In Egypt, Morocco, and Jordan, we distributed the questionnaires through different social media platforms, e.g., Facebook, LinkedIn, and WhatsApp, all of which are commonly used in the Middle East. Social media advertisements were also purchased to recruit participants in Egypt, reaching over 100,000 individuals. In Sudan, data collectors distributed the questionnaire in paper to potential participants in the markets and from health facilities. Data collectors did not conduct any face-to-face interviews, although they read the questions to individuals who had illiteracy.

After the participants received information about the survey, they proceeded to complete the questionnaire. The target audience was adults 18 years and older of both genders and of all educational backgrounds and economic statuses. Participants were informed that their participation was voluntary, that they could withdraw at any time, and that they could omit any question.

Sample size

The sample size was calculated based on the percentage of potential participants who expressed willingness to participate in biobanking reported from a previous population-based study conducted in Jordan [20]. The sample size was determined using Epi info, version 3.5.1, 2008. Based on the confidence level of 95%, a power of 80%, and the 64% of participants who would show a willingness to participate in biobanking, a design effect of 2, and 20% missing responses the required minimum sample size was calculated to be 850 participants.

Statistical Analysis

We calculated a total score for each construct of the questionnaire. For the “perceptions” construct, we assigned a score of 1 point to responses that reflected accurate perceptions and 0 points were given for inaccurate perceptions and the “not sure” responses. The authors determined which items reflected an accurate perception based on their knowledge of the current literature. The total score was calculated by the simple addition of the responses from the study population. The potential range of the scores was 0-to 12 with higher scores reflecting more accurate perceptions.

For the other constructs, we collapsed the two response items at either end of the Likert scale into one category. For example, for the “aspects” construct, we collapsed the response items of “very important” and “important” into one category (important) and “slightly important” and “not important” into another category (not important). For both “attitudes” constructs, we collapsed the response items of “strongly agree” and “agree” into an “agree” category and the response items of “disagree” and “strongly disagree” were collapsed in a “disagree” category. Negatively worded statements that did not reflect an attitude consistent with normative beliefs/practices were reversed coded.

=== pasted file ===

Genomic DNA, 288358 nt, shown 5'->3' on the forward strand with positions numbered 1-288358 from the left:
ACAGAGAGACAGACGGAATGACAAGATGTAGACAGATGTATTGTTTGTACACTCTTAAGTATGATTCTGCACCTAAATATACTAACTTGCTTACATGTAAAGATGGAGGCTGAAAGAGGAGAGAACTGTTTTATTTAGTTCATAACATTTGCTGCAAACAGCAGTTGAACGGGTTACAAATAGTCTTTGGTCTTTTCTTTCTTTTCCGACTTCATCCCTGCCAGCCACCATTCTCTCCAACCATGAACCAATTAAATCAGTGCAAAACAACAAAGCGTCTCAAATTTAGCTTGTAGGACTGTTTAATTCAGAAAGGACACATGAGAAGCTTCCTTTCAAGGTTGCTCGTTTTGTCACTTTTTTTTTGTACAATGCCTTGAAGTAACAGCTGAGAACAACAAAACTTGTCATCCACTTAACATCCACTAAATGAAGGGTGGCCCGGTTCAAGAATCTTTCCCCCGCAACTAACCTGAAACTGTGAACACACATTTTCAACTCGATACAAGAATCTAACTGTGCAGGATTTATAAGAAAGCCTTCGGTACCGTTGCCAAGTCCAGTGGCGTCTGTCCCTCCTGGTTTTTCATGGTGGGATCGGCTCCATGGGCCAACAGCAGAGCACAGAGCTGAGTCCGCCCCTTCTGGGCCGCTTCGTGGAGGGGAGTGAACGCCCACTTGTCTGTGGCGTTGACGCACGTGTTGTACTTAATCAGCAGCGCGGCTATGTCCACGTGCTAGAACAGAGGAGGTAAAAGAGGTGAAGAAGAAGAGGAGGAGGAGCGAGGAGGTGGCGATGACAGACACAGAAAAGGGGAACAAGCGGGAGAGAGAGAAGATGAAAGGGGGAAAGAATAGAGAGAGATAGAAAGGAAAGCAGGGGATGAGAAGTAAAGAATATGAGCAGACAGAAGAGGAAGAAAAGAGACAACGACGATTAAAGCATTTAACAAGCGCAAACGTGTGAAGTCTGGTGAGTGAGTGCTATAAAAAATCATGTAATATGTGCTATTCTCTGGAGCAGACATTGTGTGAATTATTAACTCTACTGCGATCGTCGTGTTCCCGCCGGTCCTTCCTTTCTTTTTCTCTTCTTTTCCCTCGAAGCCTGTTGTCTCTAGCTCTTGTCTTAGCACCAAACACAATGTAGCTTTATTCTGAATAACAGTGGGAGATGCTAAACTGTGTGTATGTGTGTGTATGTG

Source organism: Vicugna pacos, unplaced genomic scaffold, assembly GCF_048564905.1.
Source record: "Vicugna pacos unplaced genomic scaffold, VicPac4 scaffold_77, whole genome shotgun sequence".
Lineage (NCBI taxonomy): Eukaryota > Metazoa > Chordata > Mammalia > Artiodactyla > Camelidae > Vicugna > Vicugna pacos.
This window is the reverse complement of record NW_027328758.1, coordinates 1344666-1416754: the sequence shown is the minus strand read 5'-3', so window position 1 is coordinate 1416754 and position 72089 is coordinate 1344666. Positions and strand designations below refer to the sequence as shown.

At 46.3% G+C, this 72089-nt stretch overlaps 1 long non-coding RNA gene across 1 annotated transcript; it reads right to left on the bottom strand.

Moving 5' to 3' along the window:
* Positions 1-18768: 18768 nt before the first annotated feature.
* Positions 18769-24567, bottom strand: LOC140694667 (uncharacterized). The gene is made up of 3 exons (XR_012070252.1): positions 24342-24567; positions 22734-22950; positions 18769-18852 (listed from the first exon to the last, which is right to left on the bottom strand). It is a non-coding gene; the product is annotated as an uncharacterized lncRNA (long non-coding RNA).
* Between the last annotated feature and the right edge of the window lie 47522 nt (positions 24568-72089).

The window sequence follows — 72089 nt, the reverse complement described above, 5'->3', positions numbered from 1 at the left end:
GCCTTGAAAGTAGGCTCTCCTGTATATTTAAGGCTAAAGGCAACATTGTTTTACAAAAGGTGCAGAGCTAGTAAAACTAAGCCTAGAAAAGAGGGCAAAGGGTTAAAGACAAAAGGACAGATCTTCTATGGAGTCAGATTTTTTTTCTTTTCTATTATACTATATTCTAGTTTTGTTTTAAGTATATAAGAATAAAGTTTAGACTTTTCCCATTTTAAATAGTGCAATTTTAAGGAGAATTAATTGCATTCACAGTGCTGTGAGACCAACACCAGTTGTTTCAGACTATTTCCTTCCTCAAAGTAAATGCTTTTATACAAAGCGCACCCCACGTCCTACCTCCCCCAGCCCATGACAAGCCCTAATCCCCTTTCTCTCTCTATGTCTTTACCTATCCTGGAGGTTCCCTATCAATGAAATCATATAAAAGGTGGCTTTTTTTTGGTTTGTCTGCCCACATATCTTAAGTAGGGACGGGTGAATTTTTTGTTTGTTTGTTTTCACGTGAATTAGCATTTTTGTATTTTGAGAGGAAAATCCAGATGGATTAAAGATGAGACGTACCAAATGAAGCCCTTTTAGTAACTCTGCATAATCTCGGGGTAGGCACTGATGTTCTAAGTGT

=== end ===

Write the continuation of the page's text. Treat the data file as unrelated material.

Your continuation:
We assigned a score of 3, 2, and 1 to each of the three categories of these three constructs. Higher scores were attached to the “important” and “agree” categories. The total score for each construct was calculated by the simple addition of the responses from each respondent. The potential range of the scores for the “aspects” construct was 10–30, with higher scores reflecting “aspects” that are more important in determining whether to participate in biobank research. The potential range of the scores for the “attitudes toward biobank research” construct was 11–33 with higher scores representing attitudes that were more reflective of normative beliefs/practices. The potential range of the scores for the “attitudes toward trust and privacy” construct was 3–15 with higher scores consistent with attitudes that reflect normative attitudes. For the “willingness construct” the two response categories at either end of the scale were collapsed into one category each (“definitely/probably yes” and definitely/probably not”, respectively). Scores ranged from 1 to 3 points with the higher point value attached to “definitely/probably yes” category. The potential range of the total score of the participants was from 5 to 15 with higher scores reflecting a greater willingness to participate in biobank research. Data were summarized as frequencies and percentages and mean ± standard deviation (SD) for the aggregate scores.

We used the Turkey test to perform post-hoc multiple comparisons. We constructed a multiple linear regression model to identify the independent predictors of the construct: “willingness to participate in biobank research.” All variables with p values < 0.10 in the bivariate analysis were included in the model. The Statistical Package for the Social Sciences (SPSS), version 20.0, for Windows was used. The tests were two-tailed, and p values ≤ 0.05 were considered to indicate statistical significance.


Demographics of the study population

We recruited 967 participants; the average age was 33 ± 11 years, and the range was 18–73. The majority (61.3%) were from Egypt and males constituted 56.3% of the total sample. Of our participants, 48.2 had never been married and most (83.6%) did not have children. As for health status, 86.6% of respondents described themselves as healthy and only 2.3% had a history of cancer; 83% lived in urban areas. The majority indicated they were Muslims (95.8%), and most thought they were somewhat religious (70.4%), while approximately 15% considered themselves to be “very religious”. More than 70% were at the graduate or post-graduate level. Regarding awareness of the term “biobank”, more than 70% said either “no” or “not sure”. Regarding prior research participation, 16.2% had participated in research and 35.5% said they had donated a sample for research purposes. (See Table 1 for further details).